Preparing For Pointe Work
Preparing for Pointe Work
When can a dancer begin pointe work? How can you tell that a dancer is ready? What milestones should be achieved in preparation? Is the age of the dancer the main and most reliable factor? 12 years is mentioned so frequently; is this the recommended age/guideline? Is having strong feet the main consideration?
Our opening paragraph contains some of the main myths associated with preparing for pointe work. Leading researchers, practitioners and educators in the field all agree that, despite a widespread, established belief, considering chronological age alone as a main and somewhat arbitrary criterion for pointe work commencement constitutes an unsuitable means for establishing physical maturity; and it is the latter that must be established in order to promote the health and wellbeing of the dancer. There are many other more critical factors to consider in relation to evaluating the physical maturity required to safely begin pointe work. Growth and development progress differently from individual to individual, and children will often be at very different stages at a given chronological age; the 12-year mark widely advocated historically being a good example. Bone growth tends to complete slightly earlier in the foot that the leg. The epiphyses, or growth plates, in the foot tend to close on average at approximately age 16 years for boys, and 14 years for girls; so, one can see that previous thinking around the promotion of age 12 is somewhat misguided given that bone growth is very unlikely to be complete at that age (Weiss et al., 2019).
Current research suggests one should consider all of the following factors carefully in relation to beginning pointe work:
Ankle plantar flexion range of motion. Research suggests that it is a ‘supernormal range of ankle joint motion’ that is required for pointe work (Richardson et al., 2010). One study, comparing professional female ballet dancers with the general population, found that the former had an average of 113 degrees of plantar flexion, compared with a mere 48 degrees among the latter (Hamilton & Hamilton, 1992). The Pencil Test (Novella, 1995) is a recognised method for determining the overall degree of plantar flexion in the ankle-foot complex. The dancer assumes a long-sit position and a pencil is placed along the top of the dorsal talar neck. In order to ‘pass’ the test, plantar flexion must be greater than, or equal to, 90 degrees; the straight edge of the pencil must clear the distal most part of the tibia, which is just proximal to the malleoli. Weiss and associates and the IADMS Dance Educators Committee of 2019 suggest that attempting point work in the presence of insufficient anatomical facility and range of motion in this regard has the potential to ‘place excessive stresses not only on the foot and ankle, but also on the leg, pelvic girdle, and trunk’. They also recommend being aware of the fact that ‘insufficient range of motion may not improve with time, and children with these restrictions may never obtain sufficient flexibility for pointe work’ (2019, p.3).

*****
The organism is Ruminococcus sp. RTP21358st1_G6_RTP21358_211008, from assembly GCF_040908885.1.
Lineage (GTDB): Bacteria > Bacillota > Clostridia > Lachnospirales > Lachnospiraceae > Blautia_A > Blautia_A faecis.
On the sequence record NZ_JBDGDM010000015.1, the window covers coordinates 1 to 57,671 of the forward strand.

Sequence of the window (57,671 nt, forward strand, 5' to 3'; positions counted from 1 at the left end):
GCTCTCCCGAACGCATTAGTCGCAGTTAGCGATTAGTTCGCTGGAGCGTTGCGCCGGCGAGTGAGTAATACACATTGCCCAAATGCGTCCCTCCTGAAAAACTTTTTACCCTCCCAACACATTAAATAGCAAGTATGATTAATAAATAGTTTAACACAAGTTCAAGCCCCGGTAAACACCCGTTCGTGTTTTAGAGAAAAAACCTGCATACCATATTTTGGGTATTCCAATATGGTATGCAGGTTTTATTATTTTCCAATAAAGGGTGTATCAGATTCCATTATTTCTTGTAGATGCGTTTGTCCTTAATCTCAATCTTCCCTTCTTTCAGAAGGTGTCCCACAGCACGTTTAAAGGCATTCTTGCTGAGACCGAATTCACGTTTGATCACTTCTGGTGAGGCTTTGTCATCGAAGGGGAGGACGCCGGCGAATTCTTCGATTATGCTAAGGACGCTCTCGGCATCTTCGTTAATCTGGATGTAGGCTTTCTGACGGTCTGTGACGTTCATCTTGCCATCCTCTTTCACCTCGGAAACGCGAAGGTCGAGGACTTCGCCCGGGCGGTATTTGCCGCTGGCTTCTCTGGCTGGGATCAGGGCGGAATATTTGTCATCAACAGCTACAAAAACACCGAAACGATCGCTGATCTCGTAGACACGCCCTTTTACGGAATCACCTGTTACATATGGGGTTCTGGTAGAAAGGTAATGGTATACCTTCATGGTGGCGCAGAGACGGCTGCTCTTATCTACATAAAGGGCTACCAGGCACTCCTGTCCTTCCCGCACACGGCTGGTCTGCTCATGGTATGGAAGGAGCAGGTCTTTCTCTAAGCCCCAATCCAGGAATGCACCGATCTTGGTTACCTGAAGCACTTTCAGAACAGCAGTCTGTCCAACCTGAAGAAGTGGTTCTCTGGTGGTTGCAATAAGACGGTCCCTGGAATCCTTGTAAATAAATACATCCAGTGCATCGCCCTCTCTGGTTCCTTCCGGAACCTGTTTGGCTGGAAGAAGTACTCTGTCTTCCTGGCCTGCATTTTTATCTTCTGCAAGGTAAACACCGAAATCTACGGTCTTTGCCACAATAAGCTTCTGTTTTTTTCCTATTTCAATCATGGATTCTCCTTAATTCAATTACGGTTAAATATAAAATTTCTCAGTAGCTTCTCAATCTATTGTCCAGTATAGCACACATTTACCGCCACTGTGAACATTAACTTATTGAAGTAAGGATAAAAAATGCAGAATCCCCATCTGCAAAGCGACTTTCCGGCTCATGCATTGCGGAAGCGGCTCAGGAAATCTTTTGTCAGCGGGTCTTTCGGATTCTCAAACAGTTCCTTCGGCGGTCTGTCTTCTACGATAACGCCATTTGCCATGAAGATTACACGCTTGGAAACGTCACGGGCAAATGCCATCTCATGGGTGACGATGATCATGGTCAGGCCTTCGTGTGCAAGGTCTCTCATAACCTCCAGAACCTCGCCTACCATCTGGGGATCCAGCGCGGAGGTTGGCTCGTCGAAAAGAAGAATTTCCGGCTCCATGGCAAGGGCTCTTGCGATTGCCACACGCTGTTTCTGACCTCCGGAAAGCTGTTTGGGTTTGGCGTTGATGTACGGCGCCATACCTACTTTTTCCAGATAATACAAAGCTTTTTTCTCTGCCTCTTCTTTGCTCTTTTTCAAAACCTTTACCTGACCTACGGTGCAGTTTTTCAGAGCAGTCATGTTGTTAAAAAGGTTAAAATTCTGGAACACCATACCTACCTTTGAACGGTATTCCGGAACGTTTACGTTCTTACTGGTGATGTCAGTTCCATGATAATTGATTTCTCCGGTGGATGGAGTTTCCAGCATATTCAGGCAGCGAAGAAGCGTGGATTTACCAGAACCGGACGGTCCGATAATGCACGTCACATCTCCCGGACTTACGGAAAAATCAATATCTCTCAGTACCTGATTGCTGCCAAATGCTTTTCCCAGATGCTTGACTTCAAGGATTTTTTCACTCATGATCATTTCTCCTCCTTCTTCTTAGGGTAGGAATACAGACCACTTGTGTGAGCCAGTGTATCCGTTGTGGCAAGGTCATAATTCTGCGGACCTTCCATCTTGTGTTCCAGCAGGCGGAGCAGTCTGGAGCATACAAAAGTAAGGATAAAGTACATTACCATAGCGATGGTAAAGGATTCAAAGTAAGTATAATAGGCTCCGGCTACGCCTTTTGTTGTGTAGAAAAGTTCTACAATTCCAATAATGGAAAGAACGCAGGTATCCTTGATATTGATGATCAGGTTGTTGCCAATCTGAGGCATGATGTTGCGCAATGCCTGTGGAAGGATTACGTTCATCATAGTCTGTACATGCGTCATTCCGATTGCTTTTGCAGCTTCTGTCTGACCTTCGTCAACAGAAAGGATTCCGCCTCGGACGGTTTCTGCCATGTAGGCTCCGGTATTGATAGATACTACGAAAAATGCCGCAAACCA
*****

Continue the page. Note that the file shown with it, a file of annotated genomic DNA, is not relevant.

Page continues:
Years of training, and type of training; a dance training that consists of a class once a week in recreational setting is clearly very different from a dancer in a vocational school who trains for several hours a day, week in, week out. Weiss and associates and the IADMS Dance Educators Committee (2019) suggest that for students who are taking a ballet class at least twice a week, pointe work should not be initiated until the fourth year of training. One line of current thinking suggests that if a student is not truly pre-professional, pointe work should be discouraged, unless all other criteria detailed here can be met.
Skill acquisition has been identified as a crucial factor in relation to beginning pointe work; competent mastery and correct technical execution of all preparatory actions, that would include plié and relevé, is essential. Richardson and associates report that ‘the ability to control proper alignment and balance during dynamic tasks, such as turning and jumping, plays a critical role in prevention of lower extremity injury’ (2010). Their research is founded upon several studies which evidence the fact that poor alignment and impaired balance performance are known risk factors in relation in relation to traumatic lower extremity injury.
Lower extremity strength and neuromuscular control. Although strength in the foot is important, research finds pelvic and trunk stability, achieved through the activation of core musculature, crucial. Quin and associates (2015) suggest that any postural instabilities or alignment issues must be identified, along with any muscular imbalances. They also recommend considering the dancers current and past injury history in relation to the lower limb, the pelvis and the trunk, as this could indicate potential weaknesses which must be addressed through strength training and training that promotes proprioceptive awareness. Any hypermobility of the lower extremity will likewise require attention through such training prior to beginning pointe work. The research of Richardson and associates suggests that muscular strength and endurance of the hip abductors is an important consideration in relation to safe participation in pointe work. The hip abductors and external rotators, in combination with the aforementioned trunk control, assist in ‘maintaining a level pelvis and preventing femoral adduction and internal rotation during single leg stance. As the base of support narrows, for example during relevé en pointe, the dancer will rely increasingly on proximal control to maintain proper vertical alignment and balance’ (2010).